Interim results for the NSG group, covering the first six months of the financial year, were released to the Tokyo Stock Exchange on 21 November. The results include the performance of the Pilkington operations for the full six-month period, compared to only three months in the previous year.
This consolidation difference, combined with underlying profitability improvements, pushed the NSG Group’s total net sales up 59 per cent to around 434 JPY billion (£1,822 million) for the half year. Operating income (profit) for the Group was up 214% to 27.0 JPY billion (£113 million). Cash-Flows from operating activities were 13.8 JPY billion (£58 million).In the Flat Glass business, BP operating profit was up £35 million to £112 million, while in Automotive, operating profit was up £16 million to £91 million; £7 million ahead of budget. Both the IT and Glass Fiber businesses in Specialty Glass recorded slightly higher sales than the previous year.
Katsuji Fujimoto, President and CEO, said: “We have made a good start to this important business year. Overall Group performance is being driven forward by strong results in Europe and other regions including South America, boosted by strong construction demand. The half-year result for the NSG group as of September 2007 showed a substantial improvement in both sales and profit compared to the same period in 2006. This reflected the consolidation of Pilkington for the full six-month period and also strong performance improvements we have seen in many of our businesses.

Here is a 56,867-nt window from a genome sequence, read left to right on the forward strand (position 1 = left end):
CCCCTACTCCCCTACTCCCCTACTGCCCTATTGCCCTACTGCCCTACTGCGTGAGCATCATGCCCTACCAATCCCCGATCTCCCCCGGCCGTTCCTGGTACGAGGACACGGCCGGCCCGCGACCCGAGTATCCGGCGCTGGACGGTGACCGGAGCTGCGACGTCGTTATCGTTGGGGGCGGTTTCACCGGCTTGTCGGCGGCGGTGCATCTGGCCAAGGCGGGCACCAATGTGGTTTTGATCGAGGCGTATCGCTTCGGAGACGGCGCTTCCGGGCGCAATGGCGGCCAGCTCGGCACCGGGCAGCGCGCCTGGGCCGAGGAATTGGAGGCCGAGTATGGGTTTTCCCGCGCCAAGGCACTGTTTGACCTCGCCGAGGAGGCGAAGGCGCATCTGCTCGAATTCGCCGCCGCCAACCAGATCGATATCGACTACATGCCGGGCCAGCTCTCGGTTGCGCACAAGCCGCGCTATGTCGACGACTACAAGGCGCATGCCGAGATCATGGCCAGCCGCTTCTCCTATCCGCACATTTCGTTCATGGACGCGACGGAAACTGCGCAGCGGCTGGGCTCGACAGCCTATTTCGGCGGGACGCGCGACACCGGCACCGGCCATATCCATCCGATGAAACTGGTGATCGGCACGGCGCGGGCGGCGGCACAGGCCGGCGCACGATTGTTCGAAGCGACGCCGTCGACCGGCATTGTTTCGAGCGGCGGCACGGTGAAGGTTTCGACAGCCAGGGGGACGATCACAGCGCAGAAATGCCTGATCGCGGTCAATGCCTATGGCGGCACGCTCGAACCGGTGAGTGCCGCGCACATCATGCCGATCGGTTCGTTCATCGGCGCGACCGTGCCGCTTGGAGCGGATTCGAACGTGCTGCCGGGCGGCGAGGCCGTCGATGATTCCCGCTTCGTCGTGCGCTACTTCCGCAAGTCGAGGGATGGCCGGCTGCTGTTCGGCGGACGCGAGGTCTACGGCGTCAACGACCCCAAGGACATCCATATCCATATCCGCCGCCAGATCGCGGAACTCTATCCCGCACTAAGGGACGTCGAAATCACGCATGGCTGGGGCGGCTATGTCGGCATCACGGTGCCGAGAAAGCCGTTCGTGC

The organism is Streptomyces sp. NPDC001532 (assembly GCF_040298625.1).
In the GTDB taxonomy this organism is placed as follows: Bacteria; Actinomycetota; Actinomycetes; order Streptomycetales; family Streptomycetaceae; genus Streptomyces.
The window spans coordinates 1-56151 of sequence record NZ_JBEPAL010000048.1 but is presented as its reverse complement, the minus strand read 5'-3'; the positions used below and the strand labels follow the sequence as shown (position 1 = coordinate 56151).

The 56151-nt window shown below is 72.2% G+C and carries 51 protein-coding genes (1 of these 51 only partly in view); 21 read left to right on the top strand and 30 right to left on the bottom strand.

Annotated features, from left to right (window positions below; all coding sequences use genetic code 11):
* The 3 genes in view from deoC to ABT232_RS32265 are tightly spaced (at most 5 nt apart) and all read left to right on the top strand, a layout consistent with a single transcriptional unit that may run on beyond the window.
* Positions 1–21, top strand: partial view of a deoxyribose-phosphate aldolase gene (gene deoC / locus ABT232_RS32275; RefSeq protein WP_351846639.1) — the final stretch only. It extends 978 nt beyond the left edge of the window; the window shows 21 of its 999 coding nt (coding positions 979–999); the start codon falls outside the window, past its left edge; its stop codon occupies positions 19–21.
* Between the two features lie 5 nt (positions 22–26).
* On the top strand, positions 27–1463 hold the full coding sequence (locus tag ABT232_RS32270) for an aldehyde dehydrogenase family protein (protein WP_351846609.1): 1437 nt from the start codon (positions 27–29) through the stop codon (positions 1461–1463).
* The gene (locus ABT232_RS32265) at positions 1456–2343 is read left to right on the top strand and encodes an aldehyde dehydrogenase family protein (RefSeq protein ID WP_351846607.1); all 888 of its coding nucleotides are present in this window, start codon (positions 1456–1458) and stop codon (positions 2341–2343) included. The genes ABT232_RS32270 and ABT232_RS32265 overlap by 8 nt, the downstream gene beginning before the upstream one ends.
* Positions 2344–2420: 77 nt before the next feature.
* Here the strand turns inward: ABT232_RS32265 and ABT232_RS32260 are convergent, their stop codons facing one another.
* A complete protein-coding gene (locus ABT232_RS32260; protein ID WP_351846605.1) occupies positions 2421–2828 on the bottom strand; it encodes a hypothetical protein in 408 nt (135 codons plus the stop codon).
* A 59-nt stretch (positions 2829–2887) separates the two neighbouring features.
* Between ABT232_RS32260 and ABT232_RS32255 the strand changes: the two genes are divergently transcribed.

"We expect the second half of the current financial year to be in line with the interim result and with the original target. Our main focus over the coming months continues to be on the maximization of the integration synergies in all parts of the group”.
COO Stuart Chambers said: “Our primary objective at present is to continue to reduce net debt and we are currently ahead of schedule on our debt reduction targets. Key contributory factors influencing this outcome in the second half will be to meet our budgets, generate cash and keep working capital levels to a minimum. Our input costs are bound to rise, with pressure on oil prices and other commodities, so we need to maintain focus on running all our businesses as efficiently as possible”.